motorsports. “He did nothing for recognition,” she said.
“He just loved it. People would always come talk to him.
He always made time for people, which put him behind in
the shop.“I’m just very proud when he gets recognition.
I know there are photos of him and other memorabilia at
area restaurants and shops. It always makes me happy
when I see his No. 6.“
Patty and husband, Bruce Teeters, bought a
replica of Teague’s No. 6 “Fabulous Hudson Hornet,”
which is on display in the NASCAR Hall of Fame in
Charlotte. “When the Motorsports Hall of Fame of America
moves to Daytona Beach (2016), we will put that car on
display here,” Patty Teeters said.
“She told me to go, go accept the award for my father,”
Teeters said. “And that’s what I’m going to do.”
Marshall as Team Owner for Herb
Thomas with Hudson
Marshall & Herb Thomas (r)
On Daytona Beach after a
1952 Victory Lane Daytona Beach
Streamline Hotel, Daytona, during
formation of NASCAR 1948
Marshall Teague 4th from L standing back row
Streamline Hotel, Daytona, during
formation of NASCAR 1948
Marshall Teague standing to R of trophy, hand on hip
Have Car - Will Race. At
the Carrera Panamerican
Two attempts at Carrera Panamericana
Outside stock car racing,
Teague recorded two participations at famous Carrera
Panamericana road race, driving
Hudson Hornet on both occasions. In November 1951, he finished in the
sixth place in the #44 Hudson. The winners were Piero
Taruffi and Luigi
Chinetti in a Ferrari 212 Inter,
ahead of Alberto
Ascari and Luigi
Villoresi in a similar car.
A year later, in November
1952, driving the #154 Hudson Hornet, Teague finished 13th at Carrera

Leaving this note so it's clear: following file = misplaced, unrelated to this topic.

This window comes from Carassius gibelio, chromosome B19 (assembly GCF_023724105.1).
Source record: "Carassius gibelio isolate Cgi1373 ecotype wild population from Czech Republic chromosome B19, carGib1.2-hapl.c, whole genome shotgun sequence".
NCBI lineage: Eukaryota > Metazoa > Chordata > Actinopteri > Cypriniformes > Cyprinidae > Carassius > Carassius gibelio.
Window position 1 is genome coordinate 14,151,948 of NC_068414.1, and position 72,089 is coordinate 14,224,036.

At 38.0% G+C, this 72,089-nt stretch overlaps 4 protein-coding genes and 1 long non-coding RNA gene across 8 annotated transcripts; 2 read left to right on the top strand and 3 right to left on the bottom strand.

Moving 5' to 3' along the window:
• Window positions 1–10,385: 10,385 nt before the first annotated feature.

Panamericana. It was a famous race in which Karl
Kling and Hans
Klenk took a victory in a
Mercedes-Benz 300 SL after a bizarre accident with a vulture.
With Hudson's N. K. Vanderzee
Teague Autograph (below the green flag)
Teague's # 6 '55 Chevy at Milwaukee in 1955
Walt Faulkner (Former Indy pole winner)
Anyone with details of this race??
Front and Back
of Teague Press Photo 1951
Marshall Teague, right, winner of the 200-mile stock
car race over the beach course is congratulated by
second place driver Herb Thomas of Olivia, N.C., in
Daytona Beach, Fla., Feb. 10, 1952.
Both men drove 1952 Hudsons owned by Teague.
Marshall Teague and his wife celebrate a win in a
1952 AAA Stock Car race at The Milwaukee Mile
At Daytona Beach
Marshall and his daughter Patty
Read more about the Hudsons
Decals for Models ('56 Chevy)
1/32 Slot Cat
Reproduction of Daytona Beach car below
Sumar Special ... his last ride ......
First fatal victim of Daytona
Marshall Teague's life came
to a premature end on February 11, 1959, when he was trying to break the
closed course speed record at
Daytona International Speedway. The record of 177 mph was
set by Tony
Bettenhausen in 1957 at Monza.
Driving a reconfigured
open-wheel race car from the USAC Championship, the Sumar Special
streamliner, Teague reached 171.821 mph on February 9.
Two days later, in a new attempt, he crashed on Turn 3 and died
He was the first fatal victim of newly-built Daytona
International Speedway, eleven days
before the first official race, NASCAR's Daytona
Copyright © 2010
by Roland Via. All rights reserved. Revised:
05/17/20 17:04:18 -0400.